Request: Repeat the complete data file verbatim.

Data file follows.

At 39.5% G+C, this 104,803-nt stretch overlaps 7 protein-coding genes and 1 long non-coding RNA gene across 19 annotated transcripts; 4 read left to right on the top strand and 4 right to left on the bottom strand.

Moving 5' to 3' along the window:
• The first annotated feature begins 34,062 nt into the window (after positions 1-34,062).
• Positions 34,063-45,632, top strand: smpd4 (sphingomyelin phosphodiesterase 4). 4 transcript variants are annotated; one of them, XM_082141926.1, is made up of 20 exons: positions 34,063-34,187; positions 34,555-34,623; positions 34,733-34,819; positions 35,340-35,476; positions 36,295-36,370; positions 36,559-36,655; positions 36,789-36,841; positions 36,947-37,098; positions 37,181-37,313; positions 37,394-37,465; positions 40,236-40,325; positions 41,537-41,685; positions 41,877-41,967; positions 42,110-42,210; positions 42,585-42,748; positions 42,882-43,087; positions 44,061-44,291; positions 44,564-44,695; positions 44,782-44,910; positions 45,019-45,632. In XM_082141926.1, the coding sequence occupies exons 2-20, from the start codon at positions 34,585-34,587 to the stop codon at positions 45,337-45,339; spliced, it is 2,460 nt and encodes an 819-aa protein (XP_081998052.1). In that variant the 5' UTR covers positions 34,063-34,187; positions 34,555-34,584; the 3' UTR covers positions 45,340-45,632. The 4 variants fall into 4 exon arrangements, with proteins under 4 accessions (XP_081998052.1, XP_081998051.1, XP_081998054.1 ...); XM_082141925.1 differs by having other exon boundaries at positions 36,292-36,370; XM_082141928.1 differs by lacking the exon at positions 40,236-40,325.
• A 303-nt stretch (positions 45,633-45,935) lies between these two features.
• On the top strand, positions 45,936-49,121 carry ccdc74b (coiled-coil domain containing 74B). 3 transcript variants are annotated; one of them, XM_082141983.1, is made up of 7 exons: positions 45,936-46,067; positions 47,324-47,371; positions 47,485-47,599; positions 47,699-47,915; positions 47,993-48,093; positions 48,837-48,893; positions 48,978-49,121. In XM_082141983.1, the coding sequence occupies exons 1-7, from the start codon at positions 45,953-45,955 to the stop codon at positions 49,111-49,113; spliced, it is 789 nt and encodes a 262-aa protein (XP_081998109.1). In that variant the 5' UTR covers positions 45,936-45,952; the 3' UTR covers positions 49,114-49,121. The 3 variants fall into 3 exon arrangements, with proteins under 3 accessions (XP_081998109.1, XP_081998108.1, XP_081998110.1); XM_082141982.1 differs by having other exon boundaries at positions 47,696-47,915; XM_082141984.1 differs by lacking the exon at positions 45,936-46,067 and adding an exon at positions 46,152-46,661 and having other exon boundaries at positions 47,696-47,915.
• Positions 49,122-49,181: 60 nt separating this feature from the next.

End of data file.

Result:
At 39.5% G+C, this 104,803-nt stretch overlaps 7 protein-coding genes and 1 long non-coding RNA gene across 19 annotated transcripts; 4 read left to right on the top strand and 4 right to left on the bottom strand.

Moving 5' to 3' along the window:
• The first annotated feature begins 34,062 nt into the window (after positions 1-34,062).
• Positions 34,063-45,632, top strand: smpd4 (sphingomyelin phosphodiesterase 4). 4 transcript variants are annotated; one of them, XM_082141926.1, is made up of 20 exons: positions 34,063-34,187; positions 34,555-34,623; positions 34,733-34,819; positions 35,340-35,476; positions 36,295-36,370; positions 36,559-36,655; positions 36,789-36,841; positions 36,947-37,098; positions 37,181-37,313; positions 37,394-37,465; positions 40,236-40,325; positions 41,537-41,685; positions 41,877-41,967; positions 42,110-42,210; positions 42,585-42,748; positions 42,882-43,087; positions 44,061-44,291; positions 44,564-44,695; positions 44,782-44,910; positions 45,019-45,632. In XM_082141926.1, the coding sequence occupies exons 2-20, from the start codon at positions 34,585-34,587 to the stop codon at positions 45,337-45,339; spliced, it is 2,460 nt and encodes an 819-aa protein (XP_081998052.1). In that variant the 5' UTR covers positions 34,063-34,187; positions 34,555-34,584; the 3' UTR covers positions 45,340-45,632. The 4 variants fall into 4 exon arrangements, with proteins under 4 accessions (XP_081998052.1, XP_081998051.1, XP_081998054.1 ...); XM_082141925.1 differs by having other exon boundaries at positions 36,292-36,370; XM_082141928.1 differs by lacking the exon at positions 40,236-40,325.
• A 303-nt stretch (positions 45,633-45,935) lies between these two features.
• On the top strand, positions 45,936-49,121 carry ccdc74b (coiled-coil domain containing 74B). 3 transcript variants are annotated; one of them, XM_082141983.1, is made up of 7 exons: positions 45,936-46,067; positions 47,324-47,371; positions 47,485-47,599; positions 47,699-47,915; positions 47,993-48,093; positions 48,837-48,893; positions 48,978-49,121. In XM_082141983.1, the coding sequence occupies exons 1-7, from the start codon at positions 45,953-45,955 to the stop codon at positions 49,111-49,113; spliced, it is 789 nt and encodes a 262-aa protein (XP_081998109.1). In that variant the 5' UTR covers positions 45,936-45,952; the 3' UTR covers positions 49,114-49,121. The 3 variants fall into 3 exon arrangements, with proteins under 3 accessions (XP_081998109.1, XP_081998108.1, XP_081998110.1); XM_082141982.1 differs by having other exon boundaries at positions 47,696-47,915; XM_082141984.1 differs by lacking the exon at positions 45,936-46,067 and adding an exon at positions 46,152-46,661 and having other exon boundaries at positions 47,696-47,915.
• Positions 49,122-49,181: 60 nt separating this feature from the next.